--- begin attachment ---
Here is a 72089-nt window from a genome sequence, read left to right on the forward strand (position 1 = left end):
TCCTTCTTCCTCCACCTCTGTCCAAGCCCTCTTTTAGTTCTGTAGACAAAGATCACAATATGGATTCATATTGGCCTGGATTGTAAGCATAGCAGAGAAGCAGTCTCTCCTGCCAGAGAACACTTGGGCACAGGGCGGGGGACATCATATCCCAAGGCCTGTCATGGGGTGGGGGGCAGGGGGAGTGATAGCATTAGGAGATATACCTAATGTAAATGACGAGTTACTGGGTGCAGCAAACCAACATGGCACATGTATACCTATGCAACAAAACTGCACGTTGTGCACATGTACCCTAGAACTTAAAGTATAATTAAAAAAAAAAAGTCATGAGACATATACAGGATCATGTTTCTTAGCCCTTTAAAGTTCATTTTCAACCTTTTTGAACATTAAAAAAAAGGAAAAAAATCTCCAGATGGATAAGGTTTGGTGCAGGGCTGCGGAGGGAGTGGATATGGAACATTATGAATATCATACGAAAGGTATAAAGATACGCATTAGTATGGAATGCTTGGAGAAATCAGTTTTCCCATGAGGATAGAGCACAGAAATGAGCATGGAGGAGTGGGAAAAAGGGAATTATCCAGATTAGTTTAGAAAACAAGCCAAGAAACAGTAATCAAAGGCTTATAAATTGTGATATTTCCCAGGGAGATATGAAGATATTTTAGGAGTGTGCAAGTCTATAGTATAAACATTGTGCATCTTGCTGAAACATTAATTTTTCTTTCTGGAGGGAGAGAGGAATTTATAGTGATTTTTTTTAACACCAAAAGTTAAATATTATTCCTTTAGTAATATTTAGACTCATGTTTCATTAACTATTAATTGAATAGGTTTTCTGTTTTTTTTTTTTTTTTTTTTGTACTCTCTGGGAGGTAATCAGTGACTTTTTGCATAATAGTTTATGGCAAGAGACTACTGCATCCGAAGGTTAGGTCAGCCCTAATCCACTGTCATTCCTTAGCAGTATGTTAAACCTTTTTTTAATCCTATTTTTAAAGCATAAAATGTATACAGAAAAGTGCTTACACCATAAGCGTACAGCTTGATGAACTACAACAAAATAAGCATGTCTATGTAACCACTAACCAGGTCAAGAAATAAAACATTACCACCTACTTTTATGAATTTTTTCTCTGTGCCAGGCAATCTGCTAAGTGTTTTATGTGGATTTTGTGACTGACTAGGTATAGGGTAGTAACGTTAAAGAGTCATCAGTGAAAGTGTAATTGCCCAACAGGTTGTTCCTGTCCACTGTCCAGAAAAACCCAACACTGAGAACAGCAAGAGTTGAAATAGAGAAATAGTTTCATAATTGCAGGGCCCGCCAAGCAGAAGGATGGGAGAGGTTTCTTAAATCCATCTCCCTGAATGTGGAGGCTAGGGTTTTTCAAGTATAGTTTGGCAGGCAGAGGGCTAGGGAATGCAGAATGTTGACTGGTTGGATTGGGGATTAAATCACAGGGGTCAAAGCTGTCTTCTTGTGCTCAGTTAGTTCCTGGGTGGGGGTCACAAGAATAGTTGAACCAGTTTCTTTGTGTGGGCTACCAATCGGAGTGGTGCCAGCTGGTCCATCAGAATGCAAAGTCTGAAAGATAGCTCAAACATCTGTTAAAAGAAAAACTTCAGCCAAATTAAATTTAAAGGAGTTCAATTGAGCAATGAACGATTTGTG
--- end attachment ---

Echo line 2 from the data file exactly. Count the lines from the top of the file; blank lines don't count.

TCCTTCTTCCTCCACCTCTGTCCAAGCCCTCTTTTAGTTCTGTAGACAAAGATCACAATATGGATTCATATTGGCCTGGATTGTAAGCATAGCAGAGAAGCAGTCTCTCCTGCCAGAGAACACTTGGGCACAGGGCGGGGGACATCATATCCCAAGGCCTGTCATGGGGTGGGGGGCAGGGGGAGTGATAGCATTAGGAGATATACCTAATGTAAATGACGAGTTACTGGGTGCAGCAAACCAACATGGCACATGTATACCTATGCAACAAAACTGCACGTTGTGCACATGTACCCTAGAACTTAAAGTATAATTAAAAAAAAAAAGTCATGAGACATATACAGGATCATGTTTCTTAGCCCTTTAAAGTTCATTTTCAACCTTTTTGAACATTAAAAAAAAGGAAAAAAATCTCCAGATGGATAAGGTTTGGTGCAGGGCTGCGGAGGGAGTGGATATGGAACATTATGAATATCATACGAAAGGTATAAAGATACGCATTAGTATGGAATGCTTGGAGAAATCAGTTTTCCCATGAGGATAGAGCACAGAAATGAGCATGGAGGAGTGGGAAAAAGGGAATTATCCAGATTAGTTTAGAAAACAAGCCAAGAAACAGTAATCAAAGGCTTATAAATTGTGATATTTCCCAGGGAGATATGAAGATATTTTAGGAGTGTGCAAGTCTATAGTATAAACATTGTGCATCTTGCTGAAACATTAATTTTTCTTTCTGGAGGGAGAGAGGAATTTATAGTGATTTTTTTTAACACCAAAAGTTAAATATTATTCCTTTAGTAATATTTAGACTCATGTTTCATTAACTATTAATTGAATAGGTTTTCTGTTTTTTTTTTTTTTTTTTTTGTACTCTCTGGGAGGTAATCAGTGACTTTTTGCATAATAGTTTATGGCAAGAGACTACTGCATCCGAAGGTTAGGTCAGCCCTAATCCACTGTCATTCCTTAGCAGTATGTTAAACCTTTTTTTAATCCTATTTTTAAAGCATAAAATGTATACAGAAAAGTGCTTACACCATAAGCGTACAGCTTGATGAACTACAACAAAATAAGCATGTCTATGTAACCACTAACCAGGTCAAGAAATAAAACATTACCACCTACTTTTATGAATTTTTTCTCTGTGCCAGGCAATCTGCTAAGTGTTTTATGTGGATTTTGTGACTGACTAGGTATAGGGTAGTAACGTTAAAGAGTCATCAGTGAAAGTGTAATTGCCCAACAGGTTGTTCCTGTCCACTGTCCAGAAAAACCCAACACTGAGAACAGCAAGAGTTGAAATAGAGAAATAGTTTCATAATTGCAGGGCCCGCCAAGCAGAAGGATGGGAGAGGTTTCTTAAATCCATCTCCCTGAATGTGGAGGCTAGGGTTTTTCAAGTATAGTTTGGCAGGCAGAGGGCTAGGGAATGCAGAATGTTGACTGGTTGGATTGGGGATTAAATCACAGGGGTCAAAGCTGTCTTCTTGTGCTCAGTTAGTTCCTGGGTGGGGGTCACAAGAATAGTTGAACCAGTTTCTTTGTGTGGGCTACCAATCGGAGTGGTGCCAGCTGGTCCATCAGAATGCAAAGTCTGAAAGATAGCTCAAACATCTGTTAAAAGAAAAACTTCAGCCAAATTAAATTTAAAGGAGTTCAATTGAGCAATGAACGATTTGTG